References

Sources, APA format

Informative Speech Outline Checklist

Checklist:

· Did you include a speech title?

· Is the speech informative?

· Did you label all the parts of the speech (introduction, body and conclusion)?

· Did you start the speech with an attention getter?

· Does every I have a II, every A have a B, every 1 have a 2 etc.?

· Did you include a thesis statement? (It should be the last sentence in the introduction of the speech because it serves as the preview statement for the speech.)

· Is the outline in complete sentences?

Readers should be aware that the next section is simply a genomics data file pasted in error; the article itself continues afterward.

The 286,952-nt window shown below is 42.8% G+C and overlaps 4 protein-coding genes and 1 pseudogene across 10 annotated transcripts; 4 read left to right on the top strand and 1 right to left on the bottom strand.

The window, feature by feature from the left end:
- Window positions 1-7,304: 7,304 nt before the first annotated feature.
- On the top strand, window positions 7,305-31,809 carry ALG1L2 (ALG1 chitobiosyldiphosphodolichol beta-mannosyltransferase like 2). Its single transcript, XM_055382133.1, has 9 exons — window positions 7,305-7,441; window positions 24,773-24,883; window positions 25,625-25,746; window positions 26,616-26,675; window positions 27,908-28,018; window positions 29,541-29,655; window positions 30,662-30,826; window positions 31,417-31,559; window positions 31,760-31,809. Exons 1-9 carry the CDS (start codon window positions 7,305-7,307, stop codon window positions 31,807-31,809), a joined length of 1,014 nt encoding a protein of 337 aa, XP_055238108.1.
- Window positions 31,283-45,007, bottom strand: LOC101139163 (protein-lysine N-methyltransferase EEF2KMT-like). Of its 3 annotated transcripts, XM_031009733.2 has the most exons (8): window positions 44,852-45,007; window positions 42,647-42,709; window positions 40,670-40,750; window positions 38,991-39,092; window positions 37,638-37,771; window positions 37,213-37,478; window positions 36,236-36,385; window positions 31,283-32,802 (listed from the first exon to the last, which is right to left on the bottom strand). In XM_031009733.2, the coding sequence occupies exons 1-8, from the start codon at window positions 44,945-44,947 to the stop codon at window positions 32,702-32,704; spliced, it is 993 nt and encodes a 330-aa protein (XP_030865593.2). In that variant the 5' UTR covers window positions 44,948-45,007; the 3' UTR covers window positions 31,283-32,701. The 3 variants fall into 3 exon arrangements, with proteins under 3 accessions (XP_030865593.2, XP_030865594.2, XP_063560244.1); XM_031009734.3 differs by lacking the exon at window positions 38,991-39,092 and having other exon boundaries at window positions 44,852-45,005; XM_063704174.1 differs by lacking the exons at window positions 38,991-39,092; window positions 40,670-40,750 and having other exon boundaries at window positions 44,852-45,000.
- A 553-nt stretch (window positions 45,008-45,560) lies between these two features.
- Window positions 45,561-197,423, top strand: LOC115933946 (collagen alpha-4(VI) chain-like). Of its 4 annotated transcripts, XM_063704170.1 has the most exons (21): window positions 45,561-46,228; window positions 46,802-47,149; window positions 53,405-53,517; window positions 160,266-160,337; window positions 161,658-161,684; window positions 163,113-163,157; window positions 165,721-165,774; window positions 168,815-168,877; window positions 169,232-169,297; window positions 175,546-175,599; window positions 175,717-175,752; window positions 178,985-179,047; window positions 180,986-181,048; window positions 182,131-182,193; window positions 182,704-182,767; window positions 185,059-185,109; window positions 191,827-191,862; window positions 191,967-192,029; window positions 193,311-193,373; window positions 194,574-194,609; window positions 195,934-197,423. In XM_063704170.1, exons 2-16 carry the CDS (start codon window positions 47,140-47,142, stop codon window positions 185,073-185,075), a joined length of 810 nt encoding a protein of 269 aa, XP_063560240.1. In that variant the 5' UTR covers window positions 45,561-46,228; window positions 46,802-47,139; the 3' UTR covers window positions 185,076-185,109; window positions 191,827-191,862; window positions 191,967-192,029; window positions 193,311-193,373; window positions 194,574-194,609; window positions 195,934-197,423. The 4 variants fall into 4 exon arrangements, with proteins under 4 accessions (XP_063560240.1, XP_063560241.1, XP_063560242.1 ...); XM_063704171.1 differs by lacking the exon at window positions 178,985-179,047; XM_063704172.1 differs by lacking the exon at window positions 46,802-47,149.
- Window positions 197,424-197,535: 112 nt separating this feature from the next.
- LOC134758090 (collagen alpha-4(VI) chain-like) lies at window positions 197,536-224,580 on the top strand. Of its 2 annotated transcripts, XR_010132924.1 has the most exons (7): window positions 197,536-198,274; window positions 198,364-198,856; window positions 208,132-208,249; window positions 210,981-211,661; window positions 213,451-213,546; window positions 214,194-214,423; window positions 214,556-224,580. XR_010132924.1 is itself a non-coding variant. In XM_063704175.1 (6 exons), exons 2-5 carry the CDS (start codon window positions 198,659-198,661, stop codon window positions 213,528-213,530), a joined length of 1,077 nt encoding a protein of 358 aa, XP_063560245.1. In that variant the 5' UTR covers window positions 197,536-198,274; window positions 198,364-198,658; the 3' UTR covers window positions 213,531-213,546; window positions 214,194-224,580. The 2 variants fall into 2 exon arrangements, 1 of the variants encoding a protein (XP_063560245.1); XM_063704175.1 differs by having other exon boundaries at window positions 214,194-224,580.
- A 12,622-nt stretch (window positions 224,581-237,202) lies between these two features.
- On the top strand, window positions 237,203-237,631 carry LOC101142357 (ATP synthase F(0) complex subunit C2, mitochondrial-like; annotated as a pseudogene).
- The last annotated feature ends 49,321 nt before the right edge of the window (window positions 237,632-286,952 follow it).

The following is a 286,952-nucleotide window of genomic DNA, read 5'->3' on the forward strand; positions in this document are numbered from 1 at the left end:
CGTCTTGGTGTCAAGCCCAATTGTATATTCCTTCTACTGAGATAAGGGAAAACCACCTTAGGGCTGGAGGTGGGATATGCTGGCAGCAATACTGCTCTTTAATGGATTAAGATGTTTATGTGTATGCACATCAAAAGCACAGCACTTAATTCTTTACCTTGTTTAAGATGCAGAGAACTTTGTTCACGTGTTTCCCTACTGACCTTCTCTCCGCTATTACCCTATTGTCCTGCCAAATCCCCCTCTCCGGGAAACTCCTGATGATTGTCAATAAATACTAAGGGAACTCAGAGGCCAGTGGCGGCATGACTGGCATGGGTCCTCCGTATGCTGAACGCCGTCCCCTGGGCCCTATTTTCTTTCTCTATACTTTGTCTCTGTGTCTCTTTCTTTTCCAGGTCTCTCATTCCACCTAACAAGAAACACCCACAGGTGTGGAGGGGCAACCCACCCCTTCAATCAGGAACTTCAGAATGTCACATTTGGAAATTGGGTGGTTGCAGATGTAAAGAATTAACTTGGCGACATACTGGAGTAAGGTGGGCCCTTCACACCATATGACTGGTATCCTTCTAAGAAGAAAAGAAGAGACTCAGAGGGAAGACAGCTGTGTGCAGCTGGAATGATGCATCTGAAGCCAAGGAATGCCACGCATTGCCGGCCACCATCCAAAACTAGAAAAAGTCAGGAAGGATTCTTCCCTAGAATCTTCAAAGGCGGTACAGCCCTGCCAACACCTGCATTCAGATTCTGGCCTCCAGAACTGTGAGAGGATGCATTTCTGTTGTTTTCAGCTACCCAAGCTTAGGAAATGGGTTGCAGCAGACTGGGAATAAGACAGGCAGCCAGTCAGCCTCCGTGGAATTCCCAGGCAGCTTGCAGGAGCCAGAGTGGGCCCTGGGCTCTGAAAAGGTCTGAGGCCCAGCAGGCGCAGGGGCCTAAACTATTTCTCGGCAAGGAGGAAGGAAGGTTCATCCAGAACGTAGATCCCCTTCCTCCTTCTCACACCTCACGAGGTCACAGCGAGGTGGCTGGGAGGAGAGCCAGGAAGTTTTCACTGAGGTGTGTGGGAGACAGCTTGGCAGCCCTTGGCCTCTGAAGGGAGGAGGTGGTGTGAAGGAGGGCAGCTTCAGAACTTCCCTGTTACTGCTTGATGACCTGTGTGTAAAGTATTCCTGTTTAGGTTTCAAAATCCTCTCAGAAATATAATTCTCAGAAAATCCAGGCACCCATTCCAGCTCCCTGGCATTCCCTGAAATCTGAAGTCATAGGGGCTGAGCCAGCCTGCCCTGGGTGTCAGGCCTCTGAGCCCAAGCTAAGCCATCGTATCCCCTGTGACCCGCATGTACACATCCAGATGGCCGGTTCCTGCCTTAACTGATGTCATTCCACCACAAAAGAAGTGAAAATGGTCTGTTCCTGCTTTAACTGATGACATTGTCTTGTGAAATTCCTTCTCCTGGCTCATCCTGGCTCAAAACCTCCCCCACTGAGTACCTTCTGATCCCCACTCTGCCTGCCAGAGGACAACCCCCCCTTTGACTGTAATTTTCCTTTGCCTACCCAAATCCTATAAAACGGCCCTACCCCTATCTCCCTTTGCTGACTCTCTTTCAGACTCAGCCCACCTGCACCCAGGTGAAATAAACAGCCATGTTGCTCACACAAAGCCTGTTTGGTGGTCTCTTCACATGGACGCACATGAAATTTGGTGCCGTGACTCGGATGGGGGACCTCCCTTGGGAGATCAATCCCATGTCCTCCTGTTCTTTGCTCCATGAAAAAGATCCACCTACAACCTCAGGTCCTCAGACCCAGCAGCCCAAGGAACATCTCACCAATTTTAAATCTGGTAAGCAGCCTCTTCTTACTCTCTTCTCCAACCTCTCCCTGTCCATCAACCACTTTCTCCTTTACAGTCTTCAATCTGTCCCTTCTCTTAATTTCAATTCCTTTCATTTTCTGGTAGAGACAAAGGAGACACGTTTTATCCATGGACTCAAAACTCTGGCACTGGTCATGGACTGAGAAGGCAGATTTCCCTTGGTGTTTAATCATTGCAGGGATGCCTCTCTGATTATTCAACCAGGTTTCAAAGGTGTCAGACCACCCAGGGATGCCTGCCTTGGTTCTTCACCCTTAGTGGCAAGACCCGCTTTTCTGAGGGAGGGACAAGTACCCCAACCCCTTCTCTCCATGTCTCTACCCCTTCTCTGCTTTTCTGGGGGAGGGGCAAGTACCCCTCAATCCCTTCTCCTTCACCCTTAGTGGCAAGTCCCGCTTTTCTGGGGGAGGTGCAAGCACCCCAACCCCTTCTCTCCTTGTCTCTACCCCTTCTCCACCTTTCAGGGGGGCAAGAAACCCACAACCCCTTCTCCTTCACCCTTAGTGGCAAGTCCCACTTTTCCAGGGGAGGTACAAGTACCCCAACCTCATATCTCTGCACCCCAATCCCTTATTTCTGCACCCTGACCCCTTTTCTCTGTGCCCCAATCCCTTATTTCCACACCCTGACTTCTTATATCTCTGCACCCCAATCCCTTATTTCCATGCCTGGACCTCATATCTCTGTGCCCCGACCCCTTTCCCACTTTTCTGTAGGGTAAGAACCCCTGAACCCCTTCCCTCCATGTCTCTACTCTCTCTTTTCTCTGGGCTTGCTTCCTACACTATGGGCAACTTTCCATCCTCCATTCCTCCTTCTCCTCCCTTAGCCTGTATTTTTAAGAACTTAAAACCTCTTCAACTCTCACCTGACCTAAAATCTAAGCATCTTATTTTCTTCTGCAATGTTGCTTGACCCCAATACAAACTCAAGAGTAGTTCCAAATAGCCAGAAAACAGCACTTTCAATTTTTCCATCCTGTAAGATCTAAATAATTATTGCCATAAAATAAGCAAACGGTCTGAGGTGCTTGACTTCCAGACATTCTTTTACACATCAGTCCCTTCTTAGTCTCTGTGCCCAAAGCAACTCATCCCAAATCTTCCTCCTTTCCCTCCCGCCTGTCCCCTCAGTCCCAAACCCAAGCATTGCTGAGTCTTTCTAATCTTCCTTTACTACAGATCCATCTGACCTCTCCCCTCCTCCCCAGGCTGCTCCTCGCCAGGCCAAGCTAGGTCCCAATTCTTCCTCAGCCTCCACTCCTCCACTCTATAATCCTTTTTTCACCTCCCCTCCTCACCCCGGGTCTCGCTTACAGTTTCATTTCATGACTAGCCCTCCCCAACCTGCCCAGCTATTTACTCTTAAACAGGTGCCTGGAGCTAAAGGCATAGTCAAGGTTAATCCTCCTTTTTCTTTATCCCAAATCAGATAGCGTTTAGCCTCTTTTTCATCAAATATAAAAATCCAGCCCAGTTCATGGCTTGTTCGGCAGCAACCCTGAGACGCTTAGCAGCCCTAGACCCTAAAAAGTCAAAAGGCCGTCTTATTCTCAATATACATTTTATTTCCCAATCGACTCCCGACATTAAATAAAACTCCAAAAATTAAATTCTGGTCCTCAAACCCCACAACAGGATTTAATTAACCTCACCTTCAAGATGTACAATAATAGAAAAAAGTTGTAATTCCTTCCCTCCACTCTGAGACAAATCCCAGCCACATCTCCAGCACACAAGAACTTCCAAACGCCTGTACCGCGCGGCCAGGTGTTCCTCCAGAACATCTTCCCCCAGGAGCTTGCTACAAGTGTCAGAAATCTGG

· Do all the points support the thesis and work toward achieving the specific purpose/goal?

· Did you provide supporting information for all of your key ideas?

· Are the key ideas clearly marked and identified?

· Do the key ideas flow well from one to the next?

· Have you quoted and cited all information in the speech that was taken from a source?

· Do you have transitions between the main points in the body of the speech?

· Did you provide a strong closing statement to end the speech?

· Did you give enough information in the speech? The time requirement for the speech is 4-7 minutes. If you have given too much information, you will go over your speech time requirements and will need to narrow your information. If you have not given enough information, you will need to add information to make it to the 4 minute minimum time requirement.